Spice Lessons

Formulating, sampling, describing, reformulating, sampling again—the lessons Forbidden Root’s BJ Pichman learned perfecting first Forbidden Root and later Fernetic are equally useful when making a beer with just a few spices or, in fact, one with none.

Stan Hieronymus Jan 9, 2018 - 10 min read

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Randy Mosher’s job title at Forbidden Root Restaurant & Brewery (Chicago) is creative partner and alchemist. Robert Finkel’s title is founder and rootmaster. BJ Pichman’s title is head brewer. Among his responsibilities is making sure nothing gets lost in translation.

Consider Fernetic—a beer Forbidden Root brewed in collaboration with Fernet-Branca, the Italian company that has been producing its intensely bitter brand of fernet (an Italian bitter aromatic liqueur) since 1845. It contains more than twenty herbs and spices. A team of six spent an afternoon at the Chicago brewery, sampling different mixtures of even more ingredients, before finding just the flavor that suited them all.

Mosher, who has been writing about how to use tinctures and recipe formulation for more than twenty-five years, took his notes and did the math. He handed the calculations to Pichman and told him, “Here are the numbers. You have to give it the sanity check.” Pichman made some adjustments, in particular considering the size of the pile of star anise that would be added and discarding a portion.

The first pass was 95 percent of what Mosher and Pichman wanted in Fernetic. The second was spot on. Asked if this confirms that Pichman has learned to speak “Mosher,” the alchemist replies, “I’ll say it’s a moving target, and we’re all growing together.”


Not Done Until It’s Right

The first beer that Pichman worked on with Mosher was a root-beer beer that shares its name with the brewery. It was equally as complicated as Fernetic, and the recipe took several months longer to finalize. Those two beers are outliers. Although Forbidden Root opened—initially the beer was brewed under contract, and the brewpub came on line in 2016—as the first botanical brewery in Chicago, the brewpub’s beer menu is a mixture of recognizable styles and beers brewed with some—but never as many as Fernetic and Forbidden Root—herbs and spices. The best-selling beer, as at so many other places, is an IPA.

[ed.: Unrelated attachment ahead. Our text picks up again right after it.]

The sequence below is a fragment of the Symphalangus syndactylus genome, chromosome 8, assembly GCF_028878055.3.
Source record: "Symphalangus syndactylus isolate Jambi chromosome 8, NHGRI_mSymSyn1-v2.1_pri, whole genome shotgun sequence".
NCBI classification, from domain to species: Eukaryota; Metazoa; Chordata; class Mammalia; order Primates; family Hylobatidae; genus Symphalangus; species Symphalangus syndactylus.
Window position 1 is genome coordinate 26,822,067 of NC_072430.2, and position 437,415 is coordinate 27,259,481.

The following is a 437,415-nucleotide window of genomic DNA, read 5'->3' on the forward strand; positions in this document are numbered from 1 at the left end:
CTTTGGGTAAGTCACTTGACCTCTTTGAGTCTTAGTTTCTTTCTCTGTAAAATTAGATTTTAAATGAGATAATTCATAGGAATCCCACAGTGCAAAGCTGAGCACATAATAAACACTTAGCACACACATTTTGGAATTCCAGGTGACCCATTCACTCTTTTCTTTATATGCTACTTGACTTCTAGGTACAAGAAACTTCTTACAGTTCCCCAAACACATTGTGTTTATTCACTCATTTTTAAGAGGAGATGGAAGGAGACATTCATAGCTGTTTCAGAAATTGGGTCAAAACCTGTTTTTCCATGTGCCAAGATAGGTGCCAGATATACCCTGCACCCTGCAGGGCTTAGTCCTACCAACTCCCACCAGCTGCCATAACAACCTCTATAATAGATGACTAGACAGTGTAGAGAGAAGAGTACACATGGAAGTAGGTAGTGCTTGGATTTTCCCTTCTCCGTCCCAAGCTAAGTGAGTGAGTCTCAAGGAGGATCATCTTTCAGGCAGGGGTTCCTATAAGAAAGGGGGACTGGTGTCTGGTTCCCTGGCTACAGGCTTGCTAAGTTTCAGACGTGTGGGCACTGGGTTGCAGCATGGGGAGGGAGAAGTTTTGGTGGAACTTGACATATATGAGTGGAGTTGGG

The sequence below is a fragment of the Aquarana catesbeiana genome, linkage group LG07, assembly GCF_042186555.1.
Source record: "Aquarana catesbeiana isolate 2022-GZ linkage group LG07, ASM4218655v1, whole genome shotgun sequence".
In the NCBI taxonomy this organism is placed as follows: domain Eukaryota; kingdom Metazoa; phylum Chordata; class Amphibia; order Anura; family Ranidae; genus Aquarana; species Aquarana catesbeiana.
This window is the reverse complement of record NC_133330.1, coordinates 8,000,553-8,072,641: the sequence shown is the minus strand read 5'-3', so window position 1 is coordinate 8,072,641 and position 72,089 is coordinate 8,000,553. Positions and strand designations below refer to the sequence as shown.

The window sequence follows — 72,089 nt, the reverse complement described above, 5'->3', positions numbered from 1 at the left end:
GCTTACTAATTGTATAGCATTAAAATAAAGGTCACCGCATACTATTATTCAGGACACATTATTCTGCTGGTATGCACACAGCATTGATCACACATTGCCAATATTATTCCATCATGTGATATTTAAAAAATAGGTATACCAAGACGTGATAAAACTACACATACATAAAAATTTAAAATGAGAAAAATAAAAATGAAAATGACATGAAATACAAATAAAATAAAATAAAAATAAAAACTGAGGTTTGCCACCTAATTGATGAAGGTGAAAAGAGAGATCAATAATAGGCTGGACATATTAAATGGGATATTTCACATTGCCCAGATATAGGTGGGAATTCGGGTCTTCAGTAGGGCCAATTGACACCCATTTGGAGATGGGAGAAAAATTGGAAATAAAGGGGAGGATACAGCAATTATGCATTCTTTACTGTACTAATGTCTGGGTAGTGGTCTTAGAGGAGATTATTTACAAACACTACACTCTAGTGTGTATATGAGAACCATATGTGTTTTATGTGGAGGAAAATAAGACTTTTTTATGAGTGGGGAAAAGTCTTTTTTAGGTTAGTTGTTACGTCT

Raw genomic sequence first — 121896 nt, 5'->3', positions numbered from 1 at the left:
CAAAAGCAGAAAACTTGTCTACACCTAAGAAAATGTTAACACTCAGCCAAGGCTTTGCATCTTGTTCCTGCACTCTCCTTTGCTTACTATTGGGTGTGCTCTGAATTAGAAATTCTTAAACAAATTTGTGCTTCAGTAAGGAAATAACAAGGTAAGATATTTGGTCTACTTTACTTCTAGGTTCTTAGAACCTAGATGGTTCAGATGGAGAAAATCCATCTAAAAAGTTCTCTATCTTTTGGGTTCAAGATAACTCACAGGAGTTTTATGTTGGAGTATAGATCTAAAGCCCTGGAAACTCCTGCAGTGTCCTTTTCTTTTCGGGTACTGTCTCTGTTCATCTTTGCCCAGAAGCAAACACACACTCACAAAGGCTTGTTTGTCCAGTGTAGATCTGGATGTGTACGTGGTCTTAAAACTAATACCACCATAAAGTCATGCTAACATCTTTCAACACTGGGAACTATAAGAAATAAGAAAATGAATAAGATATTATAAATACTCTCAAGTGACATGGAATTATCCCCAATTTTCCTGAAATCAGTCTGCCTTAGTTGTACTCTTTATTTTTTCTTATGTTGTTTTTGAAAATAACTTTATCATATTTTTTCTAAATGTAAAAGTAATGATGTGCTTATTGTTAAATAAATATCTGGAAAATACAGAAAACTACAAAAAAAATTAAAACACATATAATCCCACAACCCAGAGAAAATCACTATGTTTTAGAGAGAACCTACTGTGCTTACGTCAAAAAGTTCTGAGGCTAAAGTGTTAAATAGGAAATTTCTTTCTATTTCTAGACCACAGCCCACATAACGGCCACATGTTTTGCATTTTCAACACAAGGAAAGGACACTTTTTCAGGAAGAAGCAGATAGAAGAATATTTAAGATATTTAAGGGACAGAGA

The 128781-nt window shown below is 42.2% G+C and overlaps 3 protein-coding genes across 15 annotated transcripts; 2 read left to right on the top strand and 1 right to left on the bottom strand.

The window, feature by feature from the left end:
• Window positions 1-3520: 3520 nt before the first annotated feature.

“BJ’s done a great job for us, and the beers just get better and better. We have a mix between these very complex and highly botanical brews and ultra simple styles such as Kölsch and Pils,” Mosher says.

It shouldn’t be a surprise that the lessons learned perfecting first Forbidden Root and later Fernetic are equally useful when making a beer with just a few spices or, in fact, one with none. “Whether it is a crazy collaboration with twenty botanicals or a new IPA, we’re not done until it is right,” Pichman says.

Pichman got to know Mosher when he joined the Chicago Beer Society, a club for both homebrewers and beer enthusiasts, in 2006. He was sitting at the bar at Goose Island’s Clybourn brewpub before a meeting when he saw Mosher walk in. “There’s the guy who wrote Radical Brewing,” he thought to himself. Then he noticed Ray Daniels, author of Designing Great Beers (and since, the founder of the Cicerone Certification Program). “I was starstruck. I thought, oh, shit, I can have Randy and Ray and Steve Hamburg (cask ale expert and now director of the Cask Marque program in the United States) taste my beers,” he says.


They expanded his vocabulary. Pichman would hand Mosher a beer, “He’d say a word; I’d say, ‘Yes.’ Then I could figure out what was wrong with it.”

Prototype Bench Testing

In 2012, Mosher asked Pichman if he would like to brew pilot batches for a new project. Finkel, who in an earlier life had founded a private investment firm, had contacted Mosher because he wanted to make, and sell, a beer that tasted like root beer. It would not be as simple as digging out a recipe from an earlier century. For hundreds of years, Native Americans used all parts of the sassafras tree for culinary and medicinal purposes, and later colonial brewers made root beer with the roots. However, in 1960, the Food and Drug Administration banned safrole, which is found in the root-bark, after determining it is a carcinogenic. That made naming the beer Forbidden Root easy; creating it was somewhat more difficult.